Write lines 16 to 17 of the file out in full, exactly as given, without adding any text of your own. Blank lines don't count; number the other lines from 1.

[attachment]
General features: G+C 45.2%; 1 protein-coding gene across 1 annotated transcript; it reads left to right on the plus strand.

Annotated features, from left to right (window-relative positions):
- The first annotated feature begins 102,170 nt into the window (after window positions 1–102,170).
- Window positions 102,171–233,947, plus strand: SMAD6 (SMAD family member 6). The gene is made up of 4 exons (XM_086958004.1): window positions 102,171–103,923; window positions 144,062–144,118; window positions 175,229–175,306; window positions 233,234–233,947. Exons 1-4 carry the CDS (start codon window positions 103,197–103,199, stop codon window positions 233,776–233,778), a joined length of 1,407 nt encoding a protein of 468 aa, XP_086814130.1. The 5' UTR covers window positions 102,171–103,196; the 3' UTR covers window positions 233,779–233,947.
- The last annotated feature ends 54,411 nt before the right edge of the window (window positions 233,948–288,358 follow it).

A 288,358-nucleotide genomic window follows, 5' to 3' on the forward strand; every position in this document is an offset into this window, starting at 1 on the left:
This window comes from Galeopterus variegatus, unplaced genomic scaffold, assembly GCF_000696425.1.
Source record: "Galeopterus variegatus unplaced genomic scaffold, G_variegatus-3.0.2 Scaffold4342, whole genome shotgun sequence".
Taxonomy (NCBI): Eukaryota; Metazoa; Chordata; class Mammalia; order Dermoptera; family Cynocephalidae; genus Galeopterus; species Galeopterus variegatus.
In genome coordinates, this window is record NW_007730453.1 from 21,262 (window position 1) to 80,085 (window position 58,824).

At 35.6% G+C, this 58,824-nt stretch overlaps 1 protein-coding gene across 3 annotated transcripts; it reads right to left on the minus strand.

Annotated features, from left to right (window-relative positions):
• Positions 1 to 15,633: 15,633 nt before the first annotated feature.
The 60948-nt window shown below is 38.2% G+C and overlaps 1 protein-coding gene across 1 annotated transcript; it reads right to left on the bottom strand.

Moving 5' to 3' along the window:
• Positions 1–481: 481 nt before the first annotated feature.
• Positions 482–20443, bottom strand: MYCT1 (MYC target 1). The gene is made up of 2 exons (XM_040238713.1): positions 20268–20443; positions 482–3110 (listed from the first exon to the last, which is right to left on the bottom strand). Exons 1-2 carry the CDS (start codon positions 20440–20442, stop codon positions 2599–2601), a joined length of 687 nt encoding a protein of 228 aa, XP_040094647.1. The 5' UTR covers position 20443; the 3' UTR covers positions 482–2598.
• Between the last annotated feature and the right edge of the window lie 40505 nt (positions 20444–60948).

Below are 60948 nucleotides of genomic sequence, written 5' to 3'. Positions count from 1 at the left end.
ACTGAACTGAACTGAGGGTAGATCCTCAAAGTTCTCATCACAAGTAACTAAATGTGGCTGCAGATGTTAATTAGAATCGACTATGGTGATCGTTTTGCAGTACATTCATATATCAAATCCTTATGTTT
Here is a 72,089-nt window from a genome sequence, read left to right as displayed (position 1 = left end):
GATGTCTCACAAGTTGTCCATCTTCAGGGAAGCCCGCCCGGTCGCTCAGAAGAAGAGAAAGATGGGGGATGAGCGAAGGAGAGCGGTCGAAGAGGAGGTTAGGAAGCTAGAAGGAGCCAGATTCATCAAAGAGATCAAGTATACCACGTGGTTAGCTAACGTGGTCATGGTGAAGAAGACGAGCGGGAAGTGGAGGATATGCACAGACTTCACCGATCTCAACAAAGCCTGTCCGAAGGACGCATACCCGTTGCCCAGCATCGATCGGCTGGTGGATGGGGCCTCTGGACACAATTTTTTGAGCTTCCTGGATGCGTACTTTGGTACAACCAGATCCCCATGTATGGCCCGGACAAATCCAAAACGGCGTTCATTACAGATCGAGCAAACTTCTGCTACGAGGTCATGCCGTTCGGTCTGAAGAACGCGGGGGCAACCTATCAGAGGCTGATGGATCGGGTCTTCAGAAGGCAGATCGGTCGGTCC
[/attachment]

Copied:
• Positions 1–481: 481 nt before the first annotated feature.
• Positions 482–20443, bottom strand: MYCT1 (MYC target 1). The gene is made up of 2 exons (XM_040238713.1): positions 20268–20443; positions 482–3110 (listed from the first exon to the last, which is right to left on the bottom strand). Exons 1-2 carry the CDS (start codon positions 20440–20442, stop codon positions 2599–2601), a joined length of 687 nt encoding a protein of 228 aa, XP_040094647.1. The 5' UTR covers position 20443; the 3' UTR covers positions 482–2598.